The Miracle of 2017

It's the day after Christmas, after the tearing open of a pile of presents, and the pretty wrapping paper still strewn across my living room floor. Maybe I’ll clean it all up tonight, or tomorrow. But today, while my kids are skiing down the slopes of Mt. Hood, I’m taking some time to write, to reflect on 2017, a year that unfolded in ways I never could have imagined. 

On August 18, I found my biological father, whom I’ve wanted to know since I was old enough to understand what it meant to be adopted. Some years ago, he searched for me too, his only child, but couldn't find me. Maybe the time wasn’t right then. I believe that things happen, that people connect, when they’re supposed to. As it turns out, he’s a well-known, award-winning poet and novelist, the author of eleven books and a twelfth forthcoming. And the way I found him? Through writing. Through an essay-writing class I took over the summer in which we were assigned to write about a family secret. Writing about being adopted--about feeling like a secret myself, about the void that I'd always felt by not knowing my genetic past and family--spurred me to search for my birth parents in earnest. When I started the search, many people cautioned me that I might be rejected or might not like what I find, and so on; and sure, those things could have happened, but I trusted my intuition that all would work out. Once I started searching, it was as if angels appeared to steer me in the right direction. It's amazing what happens when we're on the right path, when we open to love and not fear.

During the last few months, I’ve been devouring my father's books as well as his sweet notes, his writing as beautiful and brilliant as he, and each day, I seem to fall harder in love. It's uncanny how many of our passions overlap—our love of literature, music, the outdoors, hiking, good wine. The list goes on. Definitely a nod to nature. It’s also interesting to finally know my ancestry, Irish and French Canadian. There’s so much more to discover and perhaps write about, if and when the time is right. But for now, I'm just soaking it all up, and above all, feeling grateful for this pure love that has come into my life.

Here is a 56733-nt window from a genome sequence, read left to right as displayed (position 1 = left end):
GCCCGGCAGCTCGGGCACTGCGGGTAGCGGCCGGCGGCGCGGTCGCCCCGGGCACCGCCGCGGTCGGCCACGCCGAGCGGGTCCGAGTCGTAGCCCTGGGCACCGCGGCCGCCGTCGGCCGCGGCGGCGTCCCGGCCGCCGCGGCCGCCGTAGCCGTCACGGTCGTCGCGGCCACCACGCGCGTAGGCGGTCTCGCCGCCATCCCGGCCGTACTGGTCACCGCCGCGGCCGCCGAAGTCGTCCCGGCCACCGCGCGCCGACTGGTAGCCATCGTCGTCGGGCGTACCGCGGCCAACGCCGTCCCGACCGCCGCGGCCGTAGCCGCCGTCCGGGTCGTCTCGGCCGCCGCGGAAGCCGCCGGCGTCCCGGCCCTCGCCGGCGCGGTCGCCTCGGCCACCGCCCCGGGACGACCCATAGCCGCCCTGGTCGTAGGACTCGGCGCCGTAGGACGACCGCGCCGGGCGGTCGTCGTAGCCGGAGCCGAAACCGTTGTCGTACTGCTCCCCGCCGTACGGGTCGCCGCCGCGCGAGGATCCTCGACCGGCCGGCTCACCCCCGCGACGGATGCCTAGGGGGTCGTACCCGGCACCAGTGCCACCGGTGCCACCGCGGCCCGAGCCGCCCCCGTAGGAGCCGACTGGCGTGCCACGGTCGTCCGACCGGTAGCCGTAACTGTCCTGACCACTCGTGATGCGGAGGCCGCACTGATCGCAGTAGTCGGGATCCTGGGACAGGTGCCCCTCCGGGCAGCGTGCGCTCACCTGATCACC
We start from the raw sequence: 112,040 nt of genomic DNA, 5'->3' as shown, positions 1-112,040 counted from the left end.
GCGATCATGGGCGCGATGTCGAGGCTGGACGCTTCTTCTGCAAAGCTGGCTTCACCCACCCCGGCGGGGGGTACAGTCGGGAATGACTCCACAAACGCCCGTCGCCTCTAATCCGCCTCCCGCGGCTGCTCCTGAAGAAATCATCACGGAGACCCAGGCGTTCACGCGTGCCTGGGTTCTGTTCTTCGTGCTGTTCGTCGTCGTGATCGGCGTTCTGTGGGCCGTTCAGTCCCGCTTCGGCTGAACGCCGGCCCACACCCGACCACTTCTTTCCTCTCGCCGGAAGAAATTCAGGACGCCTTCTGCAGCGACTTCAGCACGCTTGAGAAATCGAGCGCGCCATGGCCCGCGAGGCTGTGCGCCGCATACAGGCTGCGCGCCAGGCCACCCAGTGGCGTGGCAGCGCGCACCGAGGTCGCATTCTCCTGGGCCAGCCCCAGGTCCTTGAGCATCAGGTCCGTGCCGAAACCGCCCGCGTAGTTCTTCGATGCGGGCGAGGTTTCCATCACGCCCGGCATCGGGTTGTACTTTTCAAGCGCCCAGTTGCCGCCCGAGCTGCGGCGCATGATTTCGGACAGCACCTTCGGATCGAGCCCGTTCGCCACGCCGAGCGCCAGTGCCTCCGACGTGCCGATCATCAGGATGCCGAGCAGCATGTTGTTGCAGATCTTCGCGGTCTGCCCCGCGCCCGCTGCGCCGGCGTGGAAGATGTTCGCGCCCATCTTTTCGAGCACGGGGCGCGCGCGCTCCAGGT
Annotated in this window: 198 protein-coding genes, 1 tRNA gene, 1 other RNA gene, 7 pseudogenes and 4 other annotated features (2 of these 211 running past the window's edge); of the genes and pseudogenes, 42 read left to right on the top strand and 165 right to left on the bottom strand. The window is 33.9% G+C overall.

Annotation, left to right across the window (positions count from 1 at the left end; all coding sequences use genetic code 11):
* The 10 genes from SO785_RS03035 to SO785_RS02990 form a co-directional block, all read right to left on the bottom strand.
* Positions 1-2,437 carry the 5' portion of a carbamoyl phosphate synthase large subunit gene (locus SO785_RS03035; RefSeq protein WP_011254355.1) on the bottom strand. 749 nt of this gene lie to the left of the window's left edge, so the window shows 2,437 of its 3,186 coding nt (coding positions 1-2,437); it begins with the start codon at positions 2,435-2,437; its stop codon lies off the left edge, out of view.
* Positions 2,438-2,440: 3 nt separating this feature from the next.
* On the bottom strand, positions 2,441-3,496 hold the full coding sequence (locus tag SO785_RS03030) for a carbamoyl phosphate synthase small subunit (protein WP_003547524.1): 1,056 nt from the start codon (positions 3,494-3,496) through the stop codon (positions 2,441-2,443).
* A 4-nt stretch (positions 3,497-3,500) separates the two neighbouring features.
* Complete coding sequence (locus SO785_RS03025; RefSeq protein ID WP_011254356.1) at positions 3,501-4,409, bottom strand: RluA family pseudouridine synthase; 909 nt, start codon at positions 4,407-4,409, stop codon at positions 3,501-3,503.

In the past, holidays have been difficult for me. I don't know exactly why. Perhaps in part because there are too many expectations around them. "The most wonderful time of the year" is just not so for many. I'm usually glad when January 2 rolls around. But this year has been different. I've not only embraced the holidays, I don't want any moment to pass too quickly; I want to stretch each one. How? By being more present, observing more closely, looking at social media less, traveling to new places, spending as much time as possible with the people and pups I love, being outside more than inside, and as I've done for years, by reading and writing each day.  

As for running, it feels great to have finally nabbed a BQ in December after chasing it for three years! I may not be naturally fast, but I don't give up easily. I've learned that with hard work, you can increase your speed, if that's your intention. I'm grateful to have found a fantastic coach, elite runner Katie Kellner, and a running program, Hansons, that really works. In 2018, I'll work with Coach Katie to meet a new, challenging running goal that I look forward to tackling, and writing about soon. 

Happy holidays to you and yours and all best wishes for the new year!

From Bonking to Clanging the BQ Bell at the California International Marathon